This month, Literary Mamas are taking time to understand our species, explore poetry, decode relationships, and cope with the symptoms of ADHD. Enjoy one of these books today!
Download the list to find it fast at your local bookstore or library.
Heather Cori, Columnist, writes, “I just finished a great book called What Shamu Taught Me about Love, Life and Marriage by Amy Sutherland. As a writer on assignment to study exotic animals and their trainers, Sutherland began to apply the lessons she learned to her own species and, in particular, her husband. From positive reinforcement to new tank syndrome, I have started to look at my interactions with my students, colleagues and family differently. Just today I had to grit my teeth and remind myself to ignore the behavior I didn’t want with my teenage son just like progressive marine animal trainers. As I finished the book, I felt like I had recaptured my childhood love of Wild Kingdom and deepened my appreciation for my own inner animal.”
Creative Nonfiction Co-Editor, Kate Haas, shares, “I’m reading Nicholson Baker’s The Anthologist. Paul Chowder, a poet of some renown who hasn’t done a lot lately, is up in his barn loft, procrastinating on the introduction to an anthology of rhymed poetry he’s putting together. That’s the plot, essentially. But oh, how delectable his procrastination is! Chowder muses about poetry (why iambic pentameter isn’t as primal as we were taught), reveals delicious bits of gossip about famous and little-known poets, and reveals himself as a cantankerous, insecure, and ultimately loveable guy. Most of all, he is inspiring me to rush to the library and look up the poetry he writes about so passionately.”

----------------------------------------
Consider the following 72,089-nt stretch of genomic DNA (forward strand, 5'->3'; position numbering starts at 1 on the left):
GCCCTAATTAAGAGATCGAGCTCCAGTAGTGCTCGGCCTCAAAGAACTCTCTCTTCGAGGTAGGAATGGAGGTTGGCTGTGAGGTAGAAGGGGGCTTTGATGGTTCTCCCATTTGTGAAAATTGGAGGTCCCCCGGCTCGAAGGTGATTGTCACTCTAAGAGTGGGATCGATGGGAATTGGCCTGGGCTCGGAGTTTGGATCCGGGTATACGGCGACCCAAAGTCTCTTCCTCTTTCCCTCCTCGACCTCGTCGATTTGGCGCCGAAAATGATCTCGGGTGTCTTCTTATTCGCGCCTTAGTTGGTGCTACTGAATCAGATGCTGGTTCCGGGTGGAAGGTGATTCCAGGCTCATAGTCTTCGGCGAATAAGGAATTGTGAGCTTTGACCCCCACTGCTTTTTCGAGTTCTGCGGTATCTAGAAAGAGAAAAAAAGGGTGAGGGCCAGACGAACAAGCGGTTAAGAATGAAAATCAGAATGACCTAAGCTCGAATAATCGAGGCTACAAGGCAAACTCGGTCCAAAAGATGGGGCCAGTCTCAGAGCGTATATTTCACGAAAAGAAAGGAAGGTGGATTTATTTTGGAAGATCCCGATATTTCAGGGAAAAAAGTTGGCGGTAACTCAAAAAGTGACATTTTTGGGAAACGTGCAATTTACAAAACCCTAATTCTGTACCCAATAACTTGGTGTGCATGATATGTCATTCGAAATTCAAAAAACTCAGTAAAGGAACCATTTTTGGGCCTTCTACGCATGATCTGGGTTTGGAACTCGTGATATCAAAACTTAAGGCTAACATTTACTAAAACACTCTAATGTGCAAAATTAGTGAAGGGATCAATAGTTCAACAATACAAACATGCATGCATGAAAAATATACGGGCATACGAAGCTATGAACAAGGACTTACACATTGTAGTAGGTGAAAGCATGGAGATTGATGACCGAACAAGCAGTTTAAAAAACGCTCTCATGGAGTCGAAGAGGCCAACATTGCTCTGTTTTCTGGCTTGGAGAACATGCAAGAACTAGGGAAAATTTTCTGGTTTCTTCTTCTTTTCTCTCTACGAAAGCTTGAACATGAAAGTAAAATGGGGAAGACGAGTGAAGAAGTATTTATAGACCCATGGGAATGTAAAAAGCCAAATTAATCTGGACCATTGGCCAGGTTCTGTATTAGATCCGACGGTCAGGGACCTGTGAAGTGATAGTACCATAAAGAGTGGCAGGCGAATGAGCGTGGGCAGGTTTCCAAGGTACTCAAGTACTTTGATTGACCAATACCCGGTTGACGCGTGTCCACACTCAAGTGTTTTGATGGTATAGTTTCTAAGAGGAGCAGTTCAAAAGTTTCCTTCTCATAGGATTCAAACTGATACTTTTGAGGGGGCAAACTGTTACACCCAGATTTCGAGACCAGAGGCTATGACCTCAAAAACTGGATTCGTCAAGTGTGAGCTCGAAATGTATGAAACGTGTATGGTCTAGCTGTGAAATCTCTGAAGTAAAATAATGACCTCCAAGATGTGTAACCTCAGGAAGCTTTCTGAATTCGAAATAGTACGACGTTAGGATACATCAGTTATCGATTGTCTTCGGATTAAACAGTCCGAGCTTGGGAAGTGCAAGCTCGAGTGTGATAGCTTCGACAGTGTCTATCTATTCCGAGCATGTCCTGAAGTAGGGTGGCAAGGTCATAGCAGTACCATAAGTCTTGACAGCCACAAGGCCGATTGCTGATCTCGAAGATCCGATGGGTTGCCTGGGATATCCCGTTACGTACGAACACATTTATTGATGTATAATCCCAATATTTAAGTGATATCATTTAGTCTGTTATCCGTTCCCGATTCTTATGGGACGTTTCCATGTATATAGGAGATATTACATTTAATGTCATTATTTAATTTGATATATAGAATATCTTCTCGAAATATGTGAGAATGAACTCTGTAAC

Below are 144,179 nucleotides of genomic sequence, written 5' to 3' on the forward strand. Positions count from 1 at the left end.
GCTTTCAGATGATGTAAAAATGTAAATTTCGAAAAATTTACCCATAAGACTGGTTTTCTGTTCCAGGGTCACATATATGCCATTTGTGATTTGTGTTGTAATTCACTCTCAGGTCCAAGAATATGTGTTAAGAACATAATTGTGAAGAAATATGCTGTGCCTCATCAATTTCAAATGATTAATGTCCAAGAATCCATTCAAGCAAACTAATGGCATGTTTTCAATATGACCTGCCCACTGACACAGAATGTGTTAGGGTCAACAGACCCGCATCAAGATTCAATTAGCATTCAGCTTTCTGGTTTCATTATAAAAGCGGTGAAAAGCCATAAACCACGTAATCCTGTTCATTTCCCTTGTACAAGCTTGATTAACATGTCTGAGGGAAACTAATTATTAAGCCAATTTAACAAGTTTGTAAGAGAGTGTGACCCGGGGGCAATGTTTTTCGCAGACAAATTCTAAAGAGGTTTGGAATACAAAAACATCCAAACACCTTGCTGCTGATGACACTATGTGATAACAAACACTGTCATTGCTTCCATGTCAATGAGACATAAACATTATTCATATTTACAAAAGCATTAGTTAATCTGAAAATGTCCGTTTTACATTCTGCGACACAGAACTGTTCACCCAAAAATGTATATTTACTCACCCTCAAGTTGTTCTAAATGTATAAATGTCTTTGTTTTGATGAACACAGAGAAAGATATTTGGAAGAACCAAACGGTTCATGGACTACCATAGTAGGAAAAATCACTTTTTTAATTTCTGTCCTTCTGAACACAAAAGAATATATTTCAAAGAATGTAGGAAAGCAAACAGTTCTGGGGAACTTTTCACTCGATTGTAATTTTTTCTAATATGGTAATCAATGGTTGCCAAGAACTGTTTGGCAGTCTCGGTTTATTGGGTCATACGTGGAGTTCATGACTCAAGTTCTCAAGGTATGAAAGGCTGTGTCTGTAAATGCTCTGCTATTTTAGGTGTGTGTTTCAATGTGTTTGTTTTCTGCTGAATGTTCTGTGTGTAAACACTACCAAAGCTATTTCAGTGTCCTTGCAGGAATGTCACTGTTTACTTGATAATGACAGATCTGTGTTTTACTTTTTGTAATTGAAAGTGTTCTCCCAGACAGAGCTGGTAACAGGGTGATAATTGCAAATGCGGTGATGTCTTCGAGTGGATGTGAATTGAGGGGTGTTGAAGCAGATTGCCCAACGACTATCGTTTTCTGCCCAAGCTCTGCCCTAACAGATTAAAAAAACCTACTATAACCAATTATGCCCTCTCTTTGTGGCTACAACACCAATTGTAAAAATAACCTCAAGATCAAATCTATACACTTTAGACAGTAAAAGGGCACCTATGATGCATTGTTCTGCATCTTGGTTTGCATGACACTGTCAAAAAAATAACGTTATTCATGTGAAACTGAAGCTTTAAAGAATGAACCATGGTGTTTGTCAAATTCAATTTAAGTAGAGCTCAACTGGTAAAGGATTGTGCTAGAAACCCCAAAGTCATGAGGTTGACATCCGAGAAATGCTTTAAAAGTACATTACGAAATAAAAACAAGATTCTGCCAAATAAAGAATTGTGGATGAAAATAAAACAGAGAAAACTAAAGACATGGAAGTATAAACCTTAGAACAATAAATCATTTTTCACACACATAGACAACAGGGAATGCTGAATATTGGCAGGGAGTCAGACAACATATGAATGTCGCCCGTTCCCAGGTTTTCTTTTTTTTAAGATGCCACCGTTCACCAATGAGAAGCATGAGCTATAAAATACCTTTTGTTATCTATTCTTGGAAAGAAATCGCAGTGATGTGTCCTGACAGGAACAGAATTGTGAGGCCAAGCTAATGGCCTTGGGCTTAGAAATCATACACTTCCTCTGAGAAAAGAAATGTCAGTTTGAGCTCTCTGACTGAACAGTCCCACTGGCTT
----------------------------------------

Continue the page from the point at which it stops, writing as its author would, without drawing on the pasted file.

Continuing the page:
Caroline Grant, Editor-in-Chief and Columnist, says, “I loved Good Things I Wish You by A. Manette Ansay. The protagonist, Jeanette, is trying to write an historical novel about the long friendship (or was it more?) between composer Johannes Brahms and pianist Clara Schumann. The novel moves back and forth between Clara’s story and Jeanette’s, interspersing the text with photo-collages of Clara’s letters, diaries, Jeanette’s photographs and drafts, etc. Both Clara and Jeanette are mothers, and of course artists, and their reflections on combining motherhood and creative work were fascinating to me.”
Literary Reflections Co-Editor, Christina Marie Speed, shares, “I just finished Born to be Wild: Freeing the Spirit of the Hyper-Active Child by Kristi Meisenbach Boylan. For several weeks, I felt my older son exhibited many of the qualities associated with ADHD. So did his teachers. After our family doctor assured us he was just growing through a phase, and possibly bored in class, I still needed just a little more reassurance. I stumbled upon this title in the self-help section at our local library. The book reads like a conversation with another mother, not a medical journal. This quote sums Ms. Boylan’s approach (and one with which I attempt to align): ‘I believe what we really need to do is learn how to integrate the shadows with the light, the bad with the good, and the negative with the positive behavior. We must embrace all of our child’s traits, not just the ones that we perceive to be of value. For all characteristics, both good and bad, for the essence of the divine nature. Without their impulsive behavior, there is no natural intuition. Without their daydreams, there is no imagination or creativity. And without their obstinacy there is no perseverance.’ Now when my older child is having one of his days, instead of throwing my hands in the air and raising my voice, I take a deep breath and embrace his personality.”